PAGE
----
American Diet and Breakfast, Revisited
Last night as I was making homemade fettuccine noodles with black truffles while sipping a glass of fabulous red wine, my 14 month old daughter asked me, "Mommy, would you like me to help you?" I chuckled and said, "Sweetie, what are we going to do with this genius of a baby you are??" She smiled shyly (she's so modest!) and we laughed together as we began to knead the dough for garlic bread I had just made, which smelled absolutely divine. We made a bit of a mess with the flour that fell on my brand new kitchen towels, but they luckily blocked it from getting on my favorite four-inch high heels, thankfully! You should try cooking in your heels - it really is liberating!
As you can see, I love homemade food and I have an enormous amount of time to dedicate to it and to perfect the art. But since I'm a mother of two, there's still only so much I can do...but as someone who was brought up on fresh, wholesome foods by my Israeli mother, luckily I learned how it's the simple things that can take the place of a homemade noodle meal (you know, once or twice a month when life gets a bit hectic!) - a handful of grapes, smoked white fish, some slices of mozzarella and tomato on bread, and a few pieces of dark chocolate. I'm also grateful for this upbringing because I don't really enjoy "diet" food and I really don't love how much young girls are taught to live their lives around dieting. An author I've started to read more about, Michael Pollan, is someone I admire for the way he celebrates food and the cooking of it, rather than the buying of what he calls “edible food-like substances” that hail nutrient fortification fit for the current diet fad. He argues that instead of enjoying the preparation of tasty, wholesome dishes that bring families, friends, and cultures together and infuses meaning into the ritual of cooking, we now see food much more as a way to diet and worry about dieting - a way of life unknown to our great grandmothers. I can definitely get caught up in that anxiety as well and for sure want to be healthy, but I do notice that overdoing it can take a lot of the joy out of eating, even when surrounded by people I love.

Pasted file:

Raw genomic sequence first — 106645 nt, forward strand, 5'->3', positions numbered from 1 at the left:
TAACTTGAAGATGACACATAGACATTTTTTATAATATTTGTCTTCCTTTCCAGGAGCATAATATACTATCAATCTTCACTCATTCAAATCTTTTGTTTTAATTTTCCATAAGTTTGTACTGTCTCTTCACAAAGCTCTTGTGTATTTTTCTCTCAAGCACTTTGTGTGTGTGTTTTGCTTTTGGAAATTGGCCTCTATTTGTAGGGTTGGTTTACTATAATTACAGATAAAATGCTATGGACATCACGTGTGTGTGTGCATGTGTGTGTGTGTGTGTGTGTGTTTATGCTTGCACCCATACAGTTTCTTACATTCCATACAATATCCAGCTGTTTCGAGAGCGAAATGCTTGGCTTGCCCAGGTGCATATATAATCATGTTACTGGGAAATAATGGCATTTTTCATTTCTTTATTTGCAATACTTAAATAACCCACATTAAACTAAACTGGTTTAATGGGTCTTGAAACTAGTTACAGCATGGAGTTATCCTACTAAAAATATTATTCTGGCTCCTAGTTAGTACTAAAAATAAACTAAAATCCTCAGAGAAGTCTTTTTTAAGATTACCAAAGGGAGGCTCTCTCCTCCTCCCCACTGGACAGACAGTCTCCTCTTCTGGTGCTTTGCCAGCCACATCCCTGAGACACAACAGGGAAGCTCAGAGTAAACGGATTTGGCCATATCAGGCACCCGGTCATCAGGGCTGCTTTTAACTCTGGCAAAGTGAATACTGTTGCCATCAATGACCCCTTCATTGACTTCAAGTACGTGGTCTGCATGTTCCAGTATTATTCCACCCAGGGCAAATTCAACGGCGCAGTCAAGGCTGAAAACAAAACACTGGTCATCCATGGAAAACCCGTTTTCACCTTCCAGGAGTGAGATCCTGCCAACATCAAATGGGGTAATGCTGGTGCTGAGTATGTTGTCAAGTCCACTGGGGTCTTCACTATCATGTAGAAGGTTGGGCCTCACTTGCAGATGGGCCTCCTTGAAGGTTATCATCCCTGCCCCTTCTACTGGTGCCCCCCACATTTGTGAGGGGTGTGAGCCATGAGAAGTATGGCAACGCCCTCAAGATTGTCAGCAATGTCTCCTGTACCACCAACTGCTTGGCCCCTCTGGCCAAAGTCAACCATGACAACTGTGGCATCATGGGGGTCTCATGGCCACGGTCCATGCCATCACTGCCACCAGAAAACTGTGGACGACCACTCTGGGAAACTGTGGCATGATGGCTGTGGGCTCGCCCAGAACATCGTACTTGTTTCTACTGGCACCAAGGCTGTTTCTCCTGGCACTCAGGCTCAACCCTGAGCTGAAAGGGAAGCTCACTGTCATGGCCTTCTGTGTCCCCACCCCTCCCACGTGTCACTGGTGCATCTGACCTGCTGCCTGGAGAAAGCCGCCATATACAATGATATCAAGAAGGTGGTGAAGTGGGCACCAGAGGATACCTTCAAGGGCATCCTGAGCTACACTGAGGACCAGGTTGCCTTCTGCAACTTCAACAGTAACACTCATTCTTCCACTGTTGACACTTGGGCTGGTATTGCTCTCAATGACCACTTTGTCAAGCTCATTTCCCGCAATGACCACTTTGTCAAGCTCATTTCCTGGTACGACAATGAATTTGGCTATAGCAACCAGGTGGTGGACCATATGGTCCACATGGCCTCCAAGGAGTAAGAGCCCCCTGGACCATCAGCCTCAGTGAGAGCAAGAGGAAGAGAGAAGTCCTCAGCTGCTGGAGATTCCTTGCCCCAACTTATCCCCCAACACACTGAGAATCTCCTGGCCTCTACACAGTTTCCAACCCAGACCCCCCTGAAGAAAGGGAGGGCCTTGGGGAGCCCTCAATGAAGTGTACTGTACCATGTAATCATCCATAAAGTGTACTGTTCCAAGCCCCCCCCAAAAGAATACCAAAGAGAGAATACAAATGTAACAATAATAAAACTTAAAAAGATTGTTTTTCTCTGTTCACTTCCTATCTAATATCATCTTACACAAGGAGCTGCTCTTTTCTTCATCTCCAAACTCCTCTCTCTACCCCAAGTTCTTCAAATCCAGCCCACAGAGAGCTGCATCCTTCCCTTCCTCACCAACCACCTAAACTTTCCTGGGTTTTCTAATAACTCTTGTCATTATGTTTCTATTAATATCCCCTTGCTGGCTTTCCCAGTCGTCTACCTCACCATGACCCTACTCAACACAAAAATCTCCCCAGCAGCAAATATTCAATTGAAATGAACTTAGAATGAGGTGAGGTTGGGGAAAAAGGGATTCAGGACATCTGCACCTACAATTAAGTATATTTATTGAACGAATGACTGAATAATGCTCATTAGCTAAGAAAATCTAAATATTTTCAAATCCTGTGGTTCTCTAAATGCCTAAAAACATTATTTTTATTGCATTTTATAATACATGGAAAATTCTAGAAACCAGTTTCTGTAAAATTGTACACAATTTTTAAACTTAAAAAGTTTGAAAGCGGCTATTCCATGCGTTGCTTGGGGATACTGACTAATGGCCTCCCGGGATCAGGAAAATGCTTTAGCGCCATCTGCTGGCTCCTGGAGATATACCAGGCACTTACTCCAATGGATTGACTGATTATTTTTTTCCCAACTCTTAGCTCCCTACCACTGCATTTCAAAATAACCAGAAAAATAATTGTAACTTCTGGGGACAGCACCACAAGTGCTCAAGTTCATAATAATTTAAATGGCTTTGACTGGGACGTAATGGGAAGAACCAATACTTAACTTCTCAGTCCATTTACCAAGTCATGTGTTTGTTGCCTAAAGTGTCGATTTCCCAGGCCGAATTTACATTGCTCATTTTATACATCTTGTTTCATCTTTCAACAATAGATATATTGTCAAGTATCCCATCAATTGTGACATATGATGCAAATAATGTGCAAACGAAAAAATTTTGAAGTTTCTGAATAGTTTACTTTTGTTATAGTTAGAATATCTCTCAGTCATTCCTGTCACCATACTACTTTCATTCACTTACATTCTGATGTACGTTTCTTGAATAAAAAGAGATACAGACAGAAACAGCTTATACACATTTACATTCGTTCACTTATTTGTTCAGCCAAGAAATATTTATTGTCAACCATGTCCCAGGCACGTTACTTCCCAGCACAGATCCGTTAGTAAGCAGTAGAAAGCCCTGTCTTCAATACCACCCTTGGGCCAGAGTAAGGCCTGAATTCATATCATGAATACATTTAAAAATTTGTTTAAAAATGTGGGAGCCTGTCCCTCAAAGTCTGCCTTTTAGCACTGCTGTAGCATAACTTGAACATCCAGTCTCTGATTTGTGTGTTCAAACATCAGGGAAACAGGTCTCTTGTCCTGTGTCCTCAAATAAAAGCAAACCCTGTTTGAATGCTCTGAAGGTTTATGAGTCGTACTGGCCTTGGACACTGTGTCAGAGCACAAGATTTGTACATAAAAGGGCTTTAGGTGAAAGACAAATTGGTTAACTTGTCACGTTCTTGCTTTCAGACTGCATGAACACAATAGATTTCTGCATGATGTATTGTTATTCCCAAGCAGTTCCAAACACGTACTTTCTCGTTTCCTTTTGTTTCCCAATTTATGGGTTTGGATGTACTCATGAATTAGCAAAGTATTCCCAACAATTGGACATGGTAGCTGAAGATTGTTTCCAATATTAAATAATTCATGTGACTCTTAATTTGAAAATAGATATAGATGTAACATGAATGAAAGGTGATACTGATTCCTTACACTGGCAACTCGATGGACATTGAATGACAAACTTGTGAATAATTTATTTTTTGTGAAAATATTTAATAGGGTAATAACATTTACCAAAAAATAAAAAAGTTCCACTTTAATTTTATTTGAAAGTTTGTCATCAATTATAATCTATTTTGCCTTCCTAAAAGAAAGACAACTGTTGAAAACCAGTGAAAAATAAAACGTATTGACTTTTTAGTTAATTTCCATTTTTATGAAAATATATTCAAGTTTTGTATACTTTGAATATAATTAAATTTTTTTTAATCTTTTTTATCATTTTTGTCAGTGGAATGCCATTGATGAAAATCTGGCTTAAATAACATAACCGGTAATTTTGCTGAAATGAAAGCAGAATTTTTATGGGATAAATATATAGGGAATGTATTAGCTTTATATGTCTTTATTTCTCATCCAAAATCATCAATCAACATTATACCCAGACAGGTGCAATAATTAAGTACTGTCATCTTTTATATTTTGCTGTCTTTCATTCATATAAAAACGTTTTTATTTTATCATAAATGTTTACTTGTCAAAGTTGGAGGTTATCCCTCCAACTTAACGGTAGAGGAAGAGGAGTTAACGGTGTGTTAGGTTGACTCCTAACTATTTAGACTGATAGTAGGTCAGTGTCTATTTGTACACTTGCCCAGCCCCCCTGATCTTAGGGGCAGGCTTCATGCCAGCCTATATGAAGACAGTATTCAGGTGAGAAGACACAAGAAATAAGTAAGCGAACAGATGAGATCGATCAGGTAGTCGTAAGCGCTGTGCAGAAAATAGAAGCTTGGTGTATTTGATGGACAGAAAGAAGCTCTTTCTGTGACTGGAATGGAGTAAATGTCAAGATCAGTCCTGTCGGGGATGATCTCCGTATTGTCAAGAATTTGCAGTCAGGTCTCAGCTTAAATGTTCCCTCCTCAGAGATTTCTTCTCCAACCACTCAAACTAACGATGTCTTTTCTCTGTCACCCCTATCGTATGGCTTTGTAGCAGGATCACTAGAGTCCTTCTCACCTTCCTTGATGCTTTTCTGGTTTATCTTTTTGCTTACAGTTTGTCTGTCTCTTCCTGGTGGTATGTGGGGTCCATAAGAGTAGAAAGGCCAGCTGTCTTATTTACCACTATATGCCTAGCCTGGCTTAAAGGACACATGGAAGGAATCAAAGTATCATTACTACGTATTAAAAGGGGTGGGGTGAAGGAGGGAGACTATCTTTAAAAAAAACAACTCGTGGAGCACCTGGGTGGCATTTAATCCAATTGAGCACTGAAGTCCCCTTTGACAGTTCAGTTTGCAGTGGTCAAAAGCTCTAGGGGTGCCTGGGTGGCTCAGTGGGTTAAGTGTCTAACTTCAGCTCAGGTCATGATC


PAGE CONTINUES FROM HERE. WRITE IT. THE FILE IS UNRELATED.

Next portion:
I appreciate Pollan's wisdom, but alas, I don't actually have very much time to cook from scratch with a glass of wine in hand, although yeah, I of course cook in my heels. So for me, "homemade" has become much more about enjoying more good food with my family - from wholesome recipes that may not even require cooking, to new flavors, to fresh, seasonal produce. Even if we have an omelet and cut-up fruit, my husband and I try to sit down for dinner and talk, even if we can only grab fifteen minutes.
So for today we’ll make it simple yet delicious! This is my recipe for a delightful breakfast where you can get the full taste of each ingredient in a bowl, or if you prefer, in the nutty and sweet blend of a smoothie.
1 cup of cooked oatmeal
1/2 cup of greek vanilla yogurt
A handful of blueberries
A handful of almonds
Add for a smoothie
A few splashes of milk
3 ice cubes
1 tbsp brown sugar